Nevertheless, available studies have demonstrated that selective SRI (SSRI) augmentation with AAs should be considered as a strategy for OCD patients who fail to show a treatment response after an 'adequate treatment', as defined by APA guidelines . Additionally, in this particular patient, a history of poor clinical response to adequate SSRI therapy, as well as a persistent lack of insight and compliance, suggested treatment augmentation with AA.
The choice of aripiprazole from different AA agents was also suggested by its hypothesised mechanism of action. Aripiprazole is chemically different from other AA agents, acting as a weak stimulator of dopamine D2 receptors (the drug is a so-called partial agonist) with an antagonistic (inhibitory) or agonist (stimulating) activity, depending on the sensibility of the receptors and the availability of dopamine (DA). The D2 receptors are present both presynaptically (as autoinhibitory targets) and postsynaptically (as stimulating-heteroreceptors).
Dose-dependent effects are exerted mainly on the presynaptic D2 receptors with low concentrations of the antipsychotic agent, while higher dosages have the opposite effect (acting on the postsynaptic target) .
Aripiprazole exerts similar partial agonist effects on serotonin 1A receptors (5-HT1A), differently to the mechanism of other AA agents. The whole AA class share the '5-HT2A > D2' blocking mechanism . Furthermore, some authors, after reviewing published and unpublished data, suggested that aripiprazole would not affect serotonin (5-HT) receptors at therapeutic doses .
In vivo studies in rats report a reduced 5-HT and an increased DA output in the medial prefrontal cortex (mPFC) and dorsal raphe nucleus compared to haloperidol, through the activation of 5-HT1A receptors . This specific pharmacodynamic properties suggest that aripiprazole is a 'new generation' AA. Consequently, aripiprazole augmentation should lead to a greater clinical improvement of PI-OCD patients compared to patients on SSRIs. Furthermore, evidence of a DA involvement in OCD is confirmed both by animal and clinical studies .
In summary, in view of the clinical and pharmacodynamic aspects, the patient's mild clinical improvement appeared significant compared to the clinical response previously obtained with just SSRIs. We also hypothesised that a longer follow-up with SSRI augmentation with aripiprazole would produce a further improvement of the OCD sympthomatology.
Finally, even if caution is suggested before switching to a relatively novel treatment, we hypothesise that aripiprazole is a useful adjunctive drug in the therapy of severe PI-OCD patients. Because of paucity of data on the use of aripiprazole in PI-OCD patients, our hypothesis should be further investigated in larger patients sample with the use of systematic investigations including randomised clinical trials (RCTs).
Dr Nicoletta Clementi, Psychopharmacology Unit at University of Bristol, UK, has served as the attending supervisor for the case. Written informed consent was obtained from the patient for publication of this case report and any accompanying images.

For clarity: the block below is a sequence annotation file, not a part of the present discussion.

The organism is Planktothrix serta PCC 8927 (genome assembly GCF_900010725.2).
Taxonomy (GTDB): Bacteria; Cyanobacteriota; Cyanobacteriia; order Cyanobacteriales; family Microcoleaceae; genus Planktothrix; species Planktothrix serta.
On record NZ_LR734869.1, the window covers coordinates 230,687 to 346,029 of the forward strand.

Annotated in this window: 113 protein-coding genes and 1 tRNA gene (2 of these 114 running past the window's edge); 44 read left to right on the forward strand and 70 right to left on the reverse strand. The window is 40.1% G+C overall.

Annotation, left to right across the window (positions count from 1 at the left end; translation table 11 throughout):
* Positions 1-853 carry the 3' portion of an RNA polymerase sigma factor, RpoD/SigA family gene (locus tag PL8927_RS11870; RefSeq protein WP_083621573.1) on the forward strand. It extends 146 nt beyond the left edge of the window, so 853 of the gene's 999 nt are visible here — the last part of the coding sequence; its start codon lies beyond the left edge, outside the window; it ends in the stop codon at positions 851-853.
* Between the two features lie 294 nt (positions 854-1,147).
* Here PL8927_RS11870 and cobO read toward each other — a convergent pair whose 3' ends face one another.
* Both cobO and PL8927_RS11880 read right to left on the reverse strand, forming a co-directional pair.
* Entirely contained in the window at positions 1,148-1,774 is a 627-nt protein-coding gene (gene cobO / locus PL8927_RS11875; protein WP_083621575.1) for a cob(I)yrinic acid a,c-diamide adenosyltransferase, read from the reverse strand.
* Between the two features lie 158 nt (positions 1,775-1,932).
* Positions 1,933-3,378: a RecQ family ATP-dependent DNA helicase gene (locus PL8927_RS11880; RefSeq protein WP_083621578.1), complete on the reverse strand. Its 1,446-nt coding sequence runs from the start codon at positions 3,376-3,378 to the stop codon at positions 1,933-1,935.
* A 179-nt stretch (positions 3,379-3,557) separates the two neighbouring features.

- Bloch MH, Landeros-Weisenberger A, Kelmendi B, Coric V, Bracken MB, Leckman JF: A systematic review: antipsychotic augmentation with treatment refractory obsessive-compulsive disorder. Mol Psychiatry. 2006, 11: 622-632. 10.1038/sj.mp.4001823.View ArticlePubMedGoogle Scholar
- Alonso P, Menchon JM, Segalas C, Jaurrieta N, Jimenez-Murcia S, Cardoner N, Labad J, Real E, Pertusa A, Vallejo J: Clinical implications of insight assessment in obsessive-compulsive disorder. Compr Psychiatry. 2008, 49: 305-312. 10.1016/j.comppsych.2007.09.005.View ArticlePubMedGoogle Scholar
- Ravi Kishore V, Samar R, Janardhan Reddy YC, Chandrasekhar CR, Thennarasu K: Clinical characteristics and treatment response in poor and good insight obsessive-compulsive disorder. Eur Psychiatry. 2004, 19: 202-208. 10.1016/j.eurpsy.2003.12.005.View ArticlePubMedGoogle Scholar
- Steketee G: Disability and family burden in obsessive-compulsive disorder. Can J Psychiatry. 1997, 42: 919-928.PubMedGoogle Scholar
- Goodman WK, Price LH, Rasmussen SA, Mazure C, Fleischmann RL, Hill CL, Heninger GR, Charney DS: The Yale-Brown Obsessive Compulsive Scale. I. Development, use, and reliability. Arch Gen Psychiatry. 1989, 46: 1006-1011.View ArticlePubMedGoogle Scholar
- Eisen JL, Phillips KA, Baer L, Beer DA, Atala KD, Rasmussen SA: The Brown Assessment of Beliefs Scale: reliability and validity. Am J Psychiatry. 1998, 155: 102-108.View ArticlePubMedGoogle Scholar
- Cook PE, Goldberg JO, Van Lieshout RJ: Benefits of switching from typical to atypical antipsychotic medications: a longitudinal study in a community-based setting. Can J Psychiatry. 2002, 47: 870-874.PubMedGoogle Scholar
- American Psychiatric Association: American Psychiatric Association Practice Guidelines for the Treatment of Psychiatric Disorders. 2006, Arlington, VA, USA: APAGoogle Scholar
- Fleischhacker WW: Aripiprazole. Expert Opin Pharmacother. 2005, 6: 2091-2101. 10.1517/146565184.108.40.2061.View ArticlePubMedGoogle Scholar
- Connor KM, Payne VM, Gadde KM, Zhang W, Davidson JR: The use of aripiprazole in obsessive-compulsive disorder: preliminary observations in 8 patients. J Clin Psychiatry. 2005, 66: 49-51.View ArticlePubMedGoogle Scholar
- Wood M, Reavill C: Aripiprazole acts as a selective dopamine D2 receptor partial agonist. Expert Opin Investig Drugs. 2007, 16: 771-775. 10.1517/135437220.127.116.111.View ArticlePubMedGoogle Scholar
- Bortolozzi A, Diaz-Mataix L, Toth M, Celada P, Artigas F: In vivo actions of aripiprazole on serotonergic and dopaminergic systems in rodent brain. Psychopharmacology (Berlin). 2007, 191: 745-758. 10.1007/s00213-007-0698-y.View ArticleGoogle Scholar
- Sarkar R, Klein J, Kruger S: Aripiprazole augmentation in treatment-refractory obsessive-compulsive disorder. Psychopharmacology (Berlin). 2008, 197: 687-688. 10.1007/s00213-008-1091-1.View ArticleGoogle Scholar
This article is published under license to BioMed Central Ltd. This is an Open Access article distributed under the terms of the Creative Commons Attribution License (http://creativecommons.org/licenses/by/2.0), which permits unrestricted use, distribution, and reproduction in any medium, provided the original work is properly cited.